For me to say ‘I love Bob Dylan’ seems as nonsensical as saying ‘I talk too much’ or ‘I like books’: so obvious as to be redundant. But as I’ve blogged about before, putting the experience of listening to Bob into words – listening to anyone, in fact – seems like a fruitless task anyway. Writing about music is like etching about sex: the medium does not match the act.
And so it was with some considerable pleasure and no little surprise that I read novelist Edward Docx‘ article in Prospect magazine which somehow, miraculously, managed to capture the experience pretty darn well. I’d like to think this is the exception that proves my ‘rule’. In general the writing about Dylan (acres and acres of the stuff) is turgid, pseudo-scholarly and pretentious.
Like Mr Docx (what a great name, and not even a nom de plume) and most other Dylan fans, I discovered the music of the Weirdest Wilbury in my early teens. There was and still is something utterly other about the Sound of Dylan and it’s that, rather than the subject of his lyrics or the anger in his voice (neither of which are consistent features anyway) that mark his out as revolutionary protest music. Perfect for a teenager, basically.
Anyhow, reflecting the fact that I am no Docx or Dylan, best to give column space over to a much better writer. And as a bonus (also a nod to the fact that I’ve been woefully poor in supplying YouTuneage recently on this blog) here’s a video of a live performance that I feel reflects the experience of Dylan in full flow. Consider it an early Christmas present.
(For those poor souls who have somehow missed the chance to see Bob and crew – he does 100 dates a year for chrissakes – the Dylan that Docx is describing is that weird new beast ‘Old Man Dylan’, several regenerations on from the ‘Preacher Dylan’ shown in the video.)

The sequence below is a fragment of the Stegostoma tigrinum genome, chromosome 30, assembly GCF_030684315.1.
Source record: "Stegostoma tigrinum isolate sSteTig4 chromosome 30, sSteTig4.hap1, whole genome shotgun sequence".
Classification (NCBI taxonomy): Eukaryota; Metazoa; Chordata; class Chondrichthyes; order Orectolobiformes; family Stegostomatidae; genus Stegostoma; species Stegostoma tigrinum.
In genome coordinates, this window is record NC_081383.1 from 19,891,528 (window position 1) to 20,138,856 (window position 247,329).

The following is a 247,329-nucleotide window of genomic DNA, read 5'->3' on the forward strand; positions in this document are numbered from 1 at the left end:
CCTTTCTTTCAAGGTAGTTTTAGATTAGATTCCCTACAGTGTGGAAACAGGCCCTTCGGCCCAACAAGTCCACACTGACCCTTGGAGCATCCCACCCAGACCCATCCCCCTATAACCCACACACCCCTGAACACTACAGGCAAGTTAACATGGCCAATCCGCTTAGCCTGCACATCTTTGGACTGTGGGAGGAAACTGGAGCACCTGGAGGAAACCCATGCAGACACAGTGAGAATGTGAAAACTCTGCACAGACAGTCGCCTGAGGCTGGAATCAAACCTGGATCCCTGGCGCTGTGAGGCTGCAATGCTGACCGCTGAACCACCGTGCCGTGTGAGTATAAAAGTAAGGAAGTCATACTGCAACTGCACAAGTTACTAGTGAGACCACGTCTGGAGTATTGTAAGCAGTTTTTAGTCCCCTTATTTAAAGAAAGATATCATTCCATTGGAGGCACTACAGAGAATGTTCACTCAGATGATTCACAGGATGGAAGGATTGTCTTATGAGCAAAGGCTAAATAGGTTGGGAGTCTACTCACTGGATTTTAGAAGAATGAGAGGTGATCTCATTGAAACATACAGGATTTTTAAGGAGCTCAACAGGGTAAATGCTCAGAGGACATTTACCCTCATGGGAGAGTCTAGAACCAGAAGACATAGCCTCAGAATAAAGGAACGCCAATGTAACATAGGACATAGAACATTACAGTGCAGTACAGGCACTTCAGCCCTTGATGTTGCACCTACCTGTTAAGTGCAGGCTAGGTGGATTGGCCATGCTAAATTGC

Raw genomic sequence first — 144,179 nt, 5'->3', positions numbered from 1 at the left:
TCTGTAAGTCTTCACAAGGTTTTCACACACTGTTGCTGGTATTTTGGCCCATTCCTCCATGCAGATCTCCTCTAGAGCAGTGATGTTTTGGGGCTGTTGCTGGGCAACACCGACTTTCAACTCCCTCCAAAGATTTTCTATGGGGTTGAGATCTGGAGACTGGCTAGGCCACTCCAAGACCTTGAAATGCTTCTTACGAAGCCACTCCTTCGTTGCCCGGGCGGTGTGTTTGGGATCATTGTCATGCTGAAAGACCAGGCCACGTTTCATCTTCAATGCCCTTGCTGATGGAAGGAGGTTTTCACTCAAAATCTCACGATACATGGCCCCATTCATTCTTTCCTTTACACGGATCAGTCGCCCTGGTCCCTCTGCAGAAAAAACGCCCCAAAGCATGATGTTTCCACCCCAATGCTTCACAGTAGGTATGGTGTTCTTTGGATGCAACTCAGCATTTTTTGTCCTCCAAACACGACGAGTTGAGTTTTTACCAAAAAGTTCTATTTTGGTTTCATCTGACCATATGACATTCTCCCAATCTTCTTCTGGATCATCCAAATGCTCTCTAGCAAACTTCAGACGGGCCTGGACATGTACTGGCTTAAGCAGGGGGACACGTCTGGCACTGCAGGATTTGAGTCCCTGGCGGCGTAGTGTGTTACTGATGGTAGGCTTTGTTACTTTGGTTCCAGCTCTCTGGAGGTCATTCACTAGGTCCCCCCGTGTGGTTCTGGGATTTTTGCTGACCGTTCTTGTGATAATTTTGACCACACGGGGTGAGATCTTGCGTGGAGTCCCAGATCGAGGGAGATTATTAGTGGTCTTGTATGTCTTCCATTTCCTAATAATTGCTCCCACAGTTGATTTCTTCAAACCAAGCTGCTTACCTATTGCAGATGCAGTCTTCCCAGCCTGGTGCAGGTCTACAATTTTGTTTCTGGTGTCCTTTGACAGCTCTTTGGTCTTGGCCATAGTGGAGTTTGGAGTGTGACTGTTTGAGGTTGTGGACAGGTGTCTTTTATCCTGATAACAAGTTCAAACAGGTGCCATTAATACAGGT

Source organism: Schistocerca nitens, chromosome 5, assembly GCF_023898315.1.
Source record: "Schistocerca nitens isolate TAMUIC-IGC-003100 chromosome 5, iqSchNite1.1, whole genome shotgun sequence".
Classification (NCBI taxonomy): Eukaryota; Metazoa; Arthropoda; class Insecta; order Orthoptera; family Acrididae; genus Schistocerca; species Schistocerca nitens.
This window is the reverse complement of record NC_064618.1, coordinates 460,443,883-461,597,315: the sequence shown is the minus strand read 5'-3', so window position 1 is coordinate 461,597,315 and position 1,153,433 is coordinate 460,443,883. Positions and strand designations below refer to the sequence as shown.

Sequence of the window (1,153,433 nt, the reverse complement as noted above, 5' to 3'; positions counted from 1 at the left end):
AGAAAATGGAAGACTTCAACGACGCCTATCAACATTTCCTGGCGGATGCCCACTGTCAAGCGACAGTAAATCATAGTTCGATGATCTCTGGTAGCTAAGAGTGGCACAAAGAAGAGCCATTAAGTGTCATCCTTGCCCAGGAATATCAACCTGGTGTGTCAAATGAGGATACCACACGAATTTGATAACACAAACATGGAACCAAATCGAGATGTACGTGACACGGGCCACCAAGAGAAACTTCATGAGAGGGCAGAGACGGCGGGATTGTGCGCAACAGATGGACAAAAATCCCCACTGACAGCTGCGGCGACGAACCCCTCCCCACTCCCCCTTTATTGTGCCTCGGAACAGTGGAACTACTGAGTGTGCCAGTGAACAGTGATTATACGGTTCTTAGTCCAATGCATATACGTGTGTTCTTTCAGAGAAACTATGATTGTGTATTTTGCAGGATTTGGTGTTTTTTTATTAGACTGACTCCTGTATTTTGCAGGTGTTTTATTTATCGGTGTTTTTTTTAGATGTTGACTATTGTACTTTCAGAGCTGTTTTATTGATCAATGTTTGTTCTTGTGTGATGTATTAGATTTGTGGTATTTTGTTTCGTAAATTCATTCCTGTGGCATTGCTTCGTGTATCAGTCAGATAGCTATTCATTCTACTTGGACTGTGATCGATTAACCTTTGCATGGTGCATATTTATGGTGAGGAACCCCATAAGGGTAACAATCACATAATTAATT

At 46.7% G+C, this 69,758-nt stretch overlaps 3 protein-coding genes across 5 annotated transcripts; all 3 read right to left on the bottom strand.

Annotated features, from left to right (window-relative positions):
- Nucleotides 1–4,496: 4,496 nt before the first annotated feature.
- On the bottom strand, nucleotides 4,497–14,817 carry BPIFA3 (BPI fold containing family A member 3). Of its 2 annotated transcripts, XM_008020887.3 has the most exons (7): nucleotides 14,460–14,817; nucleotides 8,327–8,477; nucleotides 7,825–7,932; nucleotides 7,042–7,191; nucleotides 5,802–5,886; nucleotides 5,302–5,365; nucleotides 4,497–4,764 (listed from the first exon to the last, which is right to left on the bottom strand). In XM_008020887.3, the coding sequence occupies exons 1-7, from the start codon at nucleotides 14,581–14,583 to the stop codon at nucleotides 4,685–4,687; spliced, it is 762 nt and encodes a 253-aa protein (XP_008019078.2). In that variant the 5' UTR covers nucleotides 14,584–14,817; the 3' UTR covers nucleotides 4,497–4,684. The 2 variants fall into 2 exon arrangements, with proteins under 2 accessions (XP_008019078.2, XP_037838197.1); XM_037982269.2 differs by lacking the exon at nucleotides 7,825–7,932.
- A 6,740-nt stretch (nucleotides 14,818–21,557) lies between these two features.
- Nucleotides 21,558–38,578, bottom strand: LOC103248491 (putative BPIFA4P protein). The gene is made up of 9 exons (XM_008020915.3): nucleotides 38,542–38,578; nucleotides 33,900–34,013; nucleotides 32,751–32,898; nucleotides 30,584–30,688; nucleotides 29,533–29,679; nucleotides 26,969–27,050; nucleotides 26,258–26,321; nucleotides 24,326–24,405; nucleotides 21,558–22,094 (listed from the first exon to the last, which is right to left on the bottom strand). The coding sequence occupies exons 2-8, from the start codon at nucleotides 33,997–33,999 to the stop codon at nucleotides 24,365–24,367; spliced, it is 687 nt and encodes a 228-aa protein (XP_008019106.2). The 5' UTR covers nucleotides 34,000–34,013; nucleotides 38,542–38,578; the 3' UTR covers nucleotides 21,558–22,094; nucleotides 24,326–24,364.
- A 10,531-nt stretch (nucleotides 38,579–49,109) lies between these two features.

The spotlight falls. And Dylan begins to sing. I say sing. Imagine an Old Testament prophet come down from the mountains of the desert. Imagine he has 70 years’ worth of visions to impart in rich and vivid verse—visions comprised for the most part of searing and timeless human truth about love and god and man. But imagine that he has neither heard nor spoken a single word during his many decades alone—that his voice is therefore as cracked as the tablets he bears and as croaky as the rocks among which he has lived, and that furthermore he has no sense of the speed, nor the sound, nor the stresses, nor the syntax of conventional speech. Now imagine that an unusually convincing joker selling ecstasy tablets and helium balloons has waylaid him on the way to the amphitheatre. And, finally, imagine that when at last he steps up before you to discourse upon what is undoubtedly the quintessence of existence, he chooses to do so by intoning through a hookah pipe using only the five notes of the pentatonic scale. That’s what I mean by singing.